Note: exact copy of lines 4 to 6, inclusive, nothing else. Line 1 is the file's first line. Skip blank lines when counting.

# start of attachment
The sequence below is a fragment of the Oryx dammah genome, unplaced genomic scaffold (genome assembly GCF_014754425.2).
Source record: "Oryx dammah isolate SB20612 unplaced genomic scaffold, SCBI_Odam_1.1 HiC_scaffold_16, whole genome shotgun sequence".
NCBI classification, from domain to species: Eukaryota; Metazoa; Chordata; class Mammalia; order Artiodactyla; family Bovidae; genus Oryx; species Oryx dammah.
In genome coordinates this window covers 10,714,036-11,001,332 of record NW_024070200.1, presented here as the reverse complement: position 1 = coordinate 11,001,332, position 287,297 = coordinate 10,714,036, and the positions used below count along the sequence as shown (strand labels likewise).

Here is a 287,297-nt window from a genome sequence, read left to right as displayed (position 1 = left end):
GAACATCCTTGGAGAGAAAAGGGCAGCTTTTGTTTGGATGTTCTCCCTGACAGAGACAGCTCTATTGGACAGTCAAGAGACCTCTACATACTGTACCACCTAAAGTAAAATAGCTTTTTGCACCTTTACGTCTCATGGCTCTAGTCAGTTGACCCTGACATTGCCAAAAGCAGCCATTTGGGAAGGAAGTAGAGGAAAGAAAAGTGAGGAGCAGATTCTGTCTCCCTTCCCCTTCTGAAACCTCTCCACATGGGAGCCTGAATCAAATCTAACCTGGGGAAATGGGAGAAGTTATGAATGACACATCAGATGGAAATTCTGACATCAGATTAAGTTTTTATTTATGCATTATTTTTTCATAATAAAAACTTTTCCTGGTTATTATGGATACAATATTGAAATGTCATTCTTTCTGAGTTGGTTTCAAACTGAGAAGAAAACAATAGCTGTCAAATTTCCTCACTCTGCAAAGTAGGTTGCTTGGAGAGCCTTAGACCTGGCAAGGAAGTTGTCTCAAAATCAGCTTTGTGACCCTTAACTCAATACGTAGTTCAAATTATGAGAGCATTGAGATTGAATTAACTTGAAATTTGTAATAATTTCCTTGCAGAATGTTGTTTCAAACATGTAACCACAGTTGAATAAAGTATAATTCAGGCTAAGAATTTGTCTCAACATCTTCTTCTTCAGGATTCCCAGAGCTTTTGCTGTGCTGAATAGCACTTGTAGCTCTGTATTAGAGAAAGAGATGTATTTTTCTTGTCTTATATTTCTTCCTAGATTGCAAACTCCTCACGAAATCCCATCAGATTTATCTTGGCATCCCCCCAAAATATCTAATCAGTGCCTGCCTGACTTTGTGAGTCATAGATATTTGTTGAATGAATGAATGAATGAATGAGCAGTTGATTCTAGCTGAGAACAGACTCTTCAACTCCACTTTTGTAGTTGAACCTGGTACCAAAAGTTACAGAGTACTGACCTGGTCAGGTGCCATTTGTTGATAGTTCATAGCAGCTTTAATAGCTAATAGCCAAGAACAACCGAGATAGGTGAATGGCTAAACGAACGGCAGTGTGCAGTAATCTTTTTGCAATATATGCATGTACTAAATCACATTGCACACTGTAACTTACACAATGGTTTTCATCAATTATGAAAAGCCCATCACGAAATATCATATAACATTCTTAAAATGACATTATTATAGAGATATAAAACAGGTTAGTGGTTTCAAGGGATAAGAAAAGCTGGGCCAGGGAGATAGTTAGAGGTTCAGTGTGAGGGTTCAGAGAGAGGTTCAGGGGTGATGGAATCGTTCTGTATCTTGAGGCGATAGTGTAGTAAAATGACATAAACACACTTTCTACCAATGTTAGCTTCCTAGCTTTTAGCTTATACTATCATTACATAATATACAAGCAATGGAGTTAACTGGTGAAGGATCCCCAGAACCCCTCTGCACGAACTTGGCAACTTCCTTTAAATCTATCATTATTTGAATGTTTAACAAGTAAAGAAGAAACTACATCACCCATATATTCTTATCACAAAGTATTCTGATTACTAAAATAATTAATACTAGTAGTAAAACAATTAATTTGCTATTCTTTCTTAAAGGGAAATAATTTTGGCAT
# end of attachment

In genome coordinates this window covers 10,714,036-11,001,332 of record NW_024070200.1, presented here as the reverse complement: position 1 = coordinate 11,001,332, position 287,297 = coordinate 10,714,036, and the positions used below count along the sequence as shown (strand labels likewise).

Here is a 287,297-nt window from a genome sequence, read left to right as displayed (position 1 = left end):
GAACATCCTTGGAGAGAAAAGGGCAGCTTTTGTTTGGATGTTCTCCCTGACAGAGACAGCTCTATTGGACAGTCAAGAGACCTCTACATACTGTACCACCTAAAGTAAAATAGCTTTTTGCACCTTTACGTCTCATGGCTCTAGTCAGTTGACCCTGACATTGCCAAAAGCAGCCATTTGGGAAGGAAGTAGAGGAAAGAAAAGTGAGGAGCAGATTCTGTCTCCCTTCCCCTTCTGAAACCTCTCCACATGGGAGCCTGAATCAAATCTAACCTGGGGAAATGGGAGAAGTTATGAATGACACATCAGATGGAAATTCTGACATCAGATTAAGTTTTTATTTATGCATTATTTTTTCATAATAAAAACTTTTCCTGGTTATTATGGATACAATATTGAAATGTCATTCTTTCTGAGTTGGTTTCAAACTGAGAAGAAAACAATAGCTGTCAAATTTCCTCACTCTGCAAAGTAGGTTGCTTGGAGAGCCTTAGACCTGGCAAGGAAGTTGTCTCAAAATCAGCTTTGTGACCCTTAACTCAATACGTAGTTCAAATTATGAGAGCATTGAGATTGAATTAACTTGAAATTTGTAATAATTTCCTTGCAGAATGTTGTTTCAAACATGTAACCACAGTTGAATAAAGTATAATTCAGGCTAAGAATTTGTCTCAACATCTTCTTCTTCAGGATTCCCAGAGCTTTTGCTGTGCTGAATAGCACTTGTAGCTCTGTATTAGAGAAAGAGATGTATTTTTCTTGTCTTATATTTCTTCCTAGATTGCAAACTCCTCACGAAATCCCATCAGATTTATCTTGGCATCCCCCCAAAATATCTAATCAGTGCCTGCCTGACTTTGTGAGTCATAGATATTTGTTGAATGAATGAATGAATGAATGAGCAGTTGATTCTAGCTGAGAACAGACTCTTCAACTCCACTTTTGTAGTTGAACCTGGTACCAAAAGTTACAGAGTACTGACCTGGTCAGGTGCCATTTGTTGATAGTTCATAGCAGCTTTAATAGCTAATAGCCAAGAACAACCGAGATAGGTGAATGGCTAAACGAACGGCAGTGTGCAGTAATCTTTTTGCAATATATGCATGTACTAAATCACATTGCACACTGTAACTTACACAATGGTTTTCATCAATTATGAAAAGCCCATCACGAAATATCATATAACATTCTTAAAATGACATTATTATAGAGATATAAAACAGGTTAGTGGTTTCAAGGGATAAGAAAAGCTGGGCCAGGGAGATAGTTAGAGGTTCAGTGTGAGGGTTCAGAGAGAGGTTCAGGGGTGATGGAATCGTTCTGTATCTTGAGGCGATAGTGTAGTAAAATGACATAAACACACTTTCTACCAATGTTAGCTTCCTAGCTTTTAGCTTATACTATCATTACATAATATACAAGCAATGGAGTTAACTGGTGAAGGATCCCCAGAACCCCTCTGCACGAACTTGGCAACTTCCTTTAAATCTATCATTATTTGAATGTTTAACAAGTAAAGAAGAAACTACATCACCCATATATTCTTATCACAAAGTATTCTGATTACTAAAATAATTAATACTAGTAGTAAAACAATTAATTTGCTATTCTTTCTTAAAGGGAAATAATTTTGGCAT